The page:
But if the Flyers have any hopes to make the postseason - a longshot, if you're asking Vegas - they'll need bounce-back years from the likes of Matt Read, R.J. Umberger and Lecavalier (if and when he cracks the lineup), as well as more offensive output from now-second-line center Sean Couturier, 22, who also was extended this offseason and is expected to grow into a more prominent offensive role from his previous one as a shutdown, defensive center.

The Flyers also will need Mason to win games at times. Mason, who led the NHL last season in save percentage at even strength, showed up in great shape and looked sharp for much of training camp.

There's another old saying that says, "You can go as far as goaltending takes you."

Where will the goals come from?

The aforementioned secondary scoring department is an area in which the Flyers desperately need help. Voracek and Giroux were among the league's top scorers last season, each placing in the top 15. As a duo, they're one of the NHL's best. They also seem to bring the best out of their linemate, Raffl, who scored 21 goals in his second NHL season.

But secondary scoring is what sometimes separates playoff from non-playoff teams. Thus, without a big uptick in scoring, the Flyers, who had 215 goals last year (21st), aren't likely to crack the postseason.

Many in the organization think the Flyers will get better years from secondary-type players. Umberger and Read, who are expected to be linemates tonight, are both back and healthy and are hopeful they can turn the page on last year's miserable season and get back to old form.

Those two, specifically, say they're in their best shape in a while. Umberger, 33, scored 20 goals in four straight seasons not long ago and then 18 in the season before he was traded back to Philadelphia for Scott Hartnell. He fought through significant pain last season and missed the rest of it after a mid-March abdomen surgery. He says he feels like a "new person" after a dismal, 15-point season.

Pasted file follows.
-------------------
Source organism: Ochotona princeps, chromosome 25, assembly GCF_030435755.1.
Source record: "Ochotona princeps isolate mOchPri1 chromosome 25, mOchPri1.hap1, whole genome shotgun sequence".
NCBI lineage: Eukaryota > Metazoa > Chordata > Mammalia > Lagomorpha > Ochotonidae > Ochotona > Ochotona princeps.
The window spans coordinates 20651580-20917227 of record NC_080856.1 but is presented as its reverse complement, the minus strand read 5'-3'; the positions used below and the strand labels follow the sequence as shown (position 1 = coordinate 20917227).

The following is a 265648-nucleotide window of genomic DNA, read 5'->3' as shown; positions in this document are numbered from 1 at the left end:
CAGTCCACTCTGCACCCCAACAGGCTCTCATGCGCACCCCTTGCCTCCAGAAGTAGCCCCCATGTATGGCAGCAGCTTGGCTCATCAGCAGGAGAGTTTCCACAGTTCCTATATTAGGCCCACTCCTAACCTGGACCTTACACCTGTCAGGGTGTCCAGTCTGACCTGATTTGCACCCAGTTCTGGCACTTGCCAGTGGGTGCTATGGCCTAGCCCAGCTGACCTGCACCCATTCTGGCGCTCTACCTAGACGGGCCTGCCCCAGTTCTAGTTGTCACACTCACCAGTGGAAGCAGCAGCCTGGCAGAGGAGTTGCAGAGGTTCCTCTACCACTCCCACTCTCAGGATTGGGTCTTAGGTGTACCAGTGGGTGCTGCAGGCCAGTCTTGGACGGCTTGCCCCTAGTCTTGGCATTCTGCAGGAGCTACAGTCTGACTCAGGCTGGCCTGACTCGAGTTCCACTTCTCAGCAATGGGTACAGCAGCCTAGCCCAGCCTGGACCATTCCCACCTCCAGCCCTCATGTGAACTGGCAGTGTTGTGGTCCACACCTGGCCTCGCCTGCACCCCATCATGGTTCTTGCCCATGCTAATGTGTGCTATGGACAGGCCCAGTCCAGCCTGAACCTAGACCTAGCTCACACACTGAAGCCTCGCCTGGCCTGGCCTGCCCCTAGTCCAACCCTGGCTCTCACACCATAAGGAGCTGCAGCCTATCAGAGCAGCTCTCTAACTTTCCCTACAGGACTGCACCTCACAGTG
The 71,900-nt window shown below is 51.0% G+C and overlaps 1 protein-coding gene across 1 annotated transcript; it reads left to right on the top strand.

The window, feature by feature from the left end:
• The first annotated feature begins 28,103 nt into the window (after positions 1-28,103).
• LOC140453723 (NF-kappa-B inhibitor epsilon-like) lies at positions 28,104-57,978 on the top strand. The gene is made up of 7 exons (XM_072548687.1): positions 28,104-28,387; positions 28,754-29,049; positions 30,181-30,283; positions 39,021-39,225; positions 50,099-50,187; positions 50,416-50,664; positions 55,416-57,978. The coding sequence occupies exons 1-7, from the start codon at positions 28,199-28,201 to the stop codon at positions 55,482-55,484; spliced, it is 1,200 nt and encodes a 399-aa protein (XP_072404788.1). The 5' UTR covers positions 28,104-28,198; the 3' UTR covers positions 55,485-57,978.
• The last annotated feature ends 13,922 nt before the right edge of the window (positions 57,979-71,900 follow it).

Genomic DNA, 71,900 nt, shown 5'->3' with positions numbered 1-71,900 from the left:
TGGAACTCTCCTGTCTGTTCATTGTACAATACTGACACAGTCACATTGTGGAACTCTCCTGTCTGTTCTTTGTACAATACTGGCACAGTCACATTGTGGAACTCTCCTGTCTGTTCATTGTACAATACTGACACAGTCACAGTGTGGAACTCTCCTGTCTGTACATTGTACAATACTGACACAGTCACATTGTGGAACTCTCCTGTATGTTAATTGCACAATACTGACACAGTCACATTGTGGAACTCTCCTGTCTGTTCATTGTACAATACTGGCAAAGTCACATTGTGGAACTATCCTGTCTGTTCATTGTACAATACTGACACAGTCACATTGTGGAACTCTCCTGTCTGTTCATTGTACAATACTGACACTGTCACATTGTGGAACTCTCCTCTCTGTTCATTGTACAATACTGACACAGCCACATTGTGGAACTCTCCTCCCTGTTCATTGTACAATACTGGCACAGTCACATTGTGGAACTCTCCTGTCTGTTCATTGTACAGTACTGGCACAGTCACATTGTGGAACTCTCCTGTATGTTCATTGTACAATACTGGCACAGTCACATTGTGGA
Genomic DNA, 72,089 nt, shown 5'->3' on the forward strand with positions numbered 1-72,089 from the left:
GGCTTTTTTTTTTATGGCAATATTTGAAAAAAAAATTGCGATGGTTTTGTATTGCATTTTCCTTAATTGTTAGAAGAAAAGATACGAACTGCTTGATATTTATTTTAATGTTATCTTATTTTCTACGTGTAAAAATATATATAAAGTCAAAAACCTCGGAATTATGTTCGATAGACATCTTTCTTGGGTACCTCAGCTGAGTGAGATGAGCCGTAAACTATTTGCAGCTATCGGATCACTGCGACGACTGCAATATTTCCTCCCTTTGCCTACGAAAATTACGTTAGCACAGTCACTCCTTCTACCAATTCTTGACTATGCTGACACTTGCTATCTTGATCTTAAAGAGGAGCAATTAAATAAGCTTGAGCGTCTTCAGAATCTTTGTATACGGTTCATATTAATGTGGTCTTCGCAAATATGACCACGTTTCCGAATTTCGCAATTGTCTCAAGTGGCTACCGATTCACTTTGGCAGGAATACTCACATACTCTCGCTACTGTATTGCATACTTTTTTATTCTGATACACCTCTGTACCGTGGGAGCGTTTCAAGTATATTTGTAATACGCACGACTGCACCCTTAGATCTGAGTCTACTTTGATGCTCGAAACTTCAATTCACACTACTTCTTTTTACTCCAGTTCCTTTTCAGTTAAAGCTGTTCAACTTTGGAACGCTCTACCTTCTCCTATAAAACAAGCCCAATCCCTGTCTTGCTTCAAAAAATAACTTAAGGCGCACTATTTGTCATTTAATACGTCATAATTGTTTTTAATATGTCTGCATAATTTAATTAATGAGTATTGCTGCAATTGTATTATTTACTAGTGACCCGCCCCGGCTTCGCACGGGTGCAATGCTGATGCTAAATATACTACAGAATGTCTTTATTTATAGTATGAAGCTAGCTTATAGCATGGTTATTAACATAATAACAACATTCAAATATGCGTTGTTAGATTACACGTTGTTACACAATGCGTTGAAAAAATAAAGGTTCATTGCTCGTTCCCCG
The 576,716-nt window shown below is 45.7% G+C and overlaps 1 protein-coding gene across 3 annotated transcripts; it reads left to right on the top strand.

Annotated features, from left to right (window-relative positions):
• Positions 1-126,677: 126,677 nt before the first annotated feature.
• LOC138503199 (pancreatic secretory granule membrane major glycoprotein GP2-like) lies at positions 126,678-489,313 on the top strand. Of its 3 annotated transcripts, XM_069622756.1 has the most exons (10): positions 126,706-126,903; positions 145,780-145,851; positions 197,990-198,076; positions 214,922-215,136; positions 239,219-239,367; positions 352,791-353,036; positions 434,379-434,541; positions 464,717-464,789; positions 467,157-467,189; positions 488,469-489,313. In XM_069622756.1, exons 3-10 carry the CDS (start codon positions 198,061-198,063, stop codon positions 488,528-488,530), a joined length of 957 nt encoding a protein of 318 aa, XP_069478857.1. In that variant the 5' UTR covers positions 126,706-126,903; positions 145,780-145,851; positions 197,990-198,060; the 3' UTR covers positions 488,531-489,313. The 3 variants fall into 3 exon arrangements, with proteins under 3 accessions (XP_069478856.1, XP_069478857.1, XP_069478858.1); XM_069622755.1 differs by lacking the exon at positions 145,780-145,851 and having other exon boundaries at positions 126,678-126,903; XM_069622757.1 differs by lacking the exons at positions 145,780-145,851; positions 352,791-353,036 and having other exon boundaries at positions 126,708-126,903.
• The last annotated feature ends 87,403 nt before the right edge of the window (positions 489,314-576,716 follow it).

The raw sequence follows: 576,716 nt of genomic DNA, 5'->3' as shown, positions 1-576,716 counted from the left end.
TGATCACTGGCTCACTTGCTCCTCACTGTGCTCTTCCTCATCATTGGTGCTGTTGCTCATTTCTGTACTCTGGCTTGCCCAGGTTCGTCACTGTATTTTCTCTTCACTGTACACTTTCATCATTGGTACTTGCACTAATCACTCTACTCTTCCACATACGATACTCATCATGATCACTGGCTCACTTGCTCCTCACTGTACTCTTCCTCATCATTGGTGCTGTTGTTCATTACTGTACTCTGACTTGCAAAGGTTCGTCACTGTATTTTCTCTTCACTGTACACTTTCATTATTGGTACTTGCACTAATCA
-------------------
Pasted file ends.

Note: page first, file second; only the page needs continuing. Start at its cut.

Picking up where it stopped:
Read, 29, followed up a 40-point (22 goals) season in 2013-14 by tallying just eight goals in 80 games, most of which he played with ankle pain.

"Obviously, I didn't play the way I wanted to play last season and you just kind of gotta take a step back and realize your importance on this team," Read said. "Every individual has a footstep in this program to make a molding to win a Stanley Cup. Everyone has to pull their weight. And I knew I had a tough year last year and I had to come in with a different mindset this year and work extra hard to make sure I'm ready to help this team."

Simmonds can be counted on for close to 30 goals, something he probably would have done last year if not for getting hurt near the end of the season. It makes sense that another year of experience for Couturier and Brayden Schenn, who are likely to start the season with Simmonds, should produce more offensive output.

The Flyers are probably right in thinking they'll get a little more secondary help than last season. Whether it's enough remains to be seen.

Sizing up the 'Met'

Perhaps the strongest argument against the Flyers making the playoffs is the strength of their opponents in the Metropolitan Division. There are five teams, on paper at least, that should be better than the Flyers. That fact alone will make it difficult for the Flyers to make the cut. But that's why they play the games.